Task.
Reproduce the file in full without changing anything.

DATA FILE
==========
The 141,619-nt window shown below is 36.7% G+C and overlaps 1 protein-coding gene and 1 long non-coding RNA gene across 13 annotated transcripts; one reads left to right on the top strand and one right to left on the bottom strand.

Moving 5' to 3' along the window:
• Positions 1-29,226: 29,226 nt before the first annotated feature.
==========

The 141,619-nt window shown below is 36.7% G+C and overlaps 1 protein-coding gene and 1 long non-coding RNA gene across 13 annotated transcripts; one reads left to right on the top strand and one right to left on the bottom strand.

Moving 5' to 3' along the window:
• Positions 1-29,226: 29,226 nt before the first annotated feature.